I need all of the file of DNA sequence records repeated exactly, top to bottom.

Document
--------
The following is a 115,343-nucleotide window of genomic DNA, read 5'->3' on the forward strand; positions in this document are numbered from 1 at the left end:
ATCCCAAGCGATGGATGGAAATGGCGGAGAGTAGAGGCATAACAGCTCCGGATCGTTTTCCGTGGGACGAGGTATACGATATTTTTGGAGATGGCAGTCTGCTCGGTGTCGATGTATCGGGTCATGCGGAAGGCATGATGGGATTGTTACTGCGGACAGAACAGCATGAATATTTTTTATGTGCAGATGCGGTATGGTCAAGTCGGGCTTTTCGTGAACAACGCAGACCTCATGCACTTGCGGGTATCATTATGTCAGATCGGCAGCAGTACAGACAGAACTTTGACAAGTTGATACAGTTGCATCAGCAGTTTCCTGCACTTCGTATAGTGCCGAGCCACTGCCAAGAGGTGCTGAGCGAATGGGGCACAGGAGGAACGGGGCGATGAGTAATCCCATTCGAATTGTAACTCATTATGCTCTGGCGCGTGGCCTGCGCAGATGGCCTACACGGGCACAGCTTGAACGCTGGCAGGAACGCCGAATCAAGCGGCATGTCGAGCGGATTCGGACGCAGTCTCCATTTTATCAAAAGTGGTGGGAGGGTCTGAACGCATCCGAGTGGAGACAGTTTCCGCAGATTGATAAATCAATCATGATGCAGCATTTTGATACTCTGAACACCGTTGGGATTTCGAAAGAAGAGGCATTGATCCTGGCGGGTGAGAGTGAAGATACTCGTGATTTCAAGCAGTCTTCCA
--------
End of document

The following is a 115,343-nucleotide window of genomic DNA, read 5'->3' on the forward strand; positions in this document are numbered from 1 at the left end:
ATCCCAAGCGATGGATGGAAATGGCGGAGAGTAGAGGCATAACAGCTCCGGATCGTTTTCCGTGGGACGAGGTATACGATATTTTTGGAGATGGCAGTCTGCTCGGTGTCGATGTATCGGGTCATGCGGAAGGCATGATGGGATTGTTACTGCGGACAGAACAGCATGAATATTTTTTATGTGCAGATGCGGTATGGTCAAGTCGGGCTTTTCGTGAACAACGCAGACCTCATGCACTTGCGGGTATCATTATGTCAGATCGGCAGCAGTACAGACAGAACTTTGACAAGTTGATACAGTTGCATCAGCAGTTTCCTGCACTTCGTATAGTGCCGAGCCACTGCCAAGAGGTGCTGAGCGAATGGGGCACAGGAGGAACGGGGCGATGAGTAATCCCATTCGAATTGTAACTCATTATGCTCTGGCGCGTGGCCTGCGCAGATGGCCTACACGGGCACAGCTTGAACGCTGGCAGGAACGCCGAATCAAGCGGCATGTCGAGCGGATTCGGACGCAGTCTCCATTTTATCAAAAGTGGTGGGAGGGTCTGAACGCATCCGAGTGGAGACAGTTTCCGCAGATTGATAAATCAATCATGATGCAGCATTTTGATACTCTGAACACCGTTGGGATTTCGAAAGAAGAGGCATTGATCCTGGCGGGTGAGAGTGAAGATACTCGTGATTTCAAGCAGTCTTCCA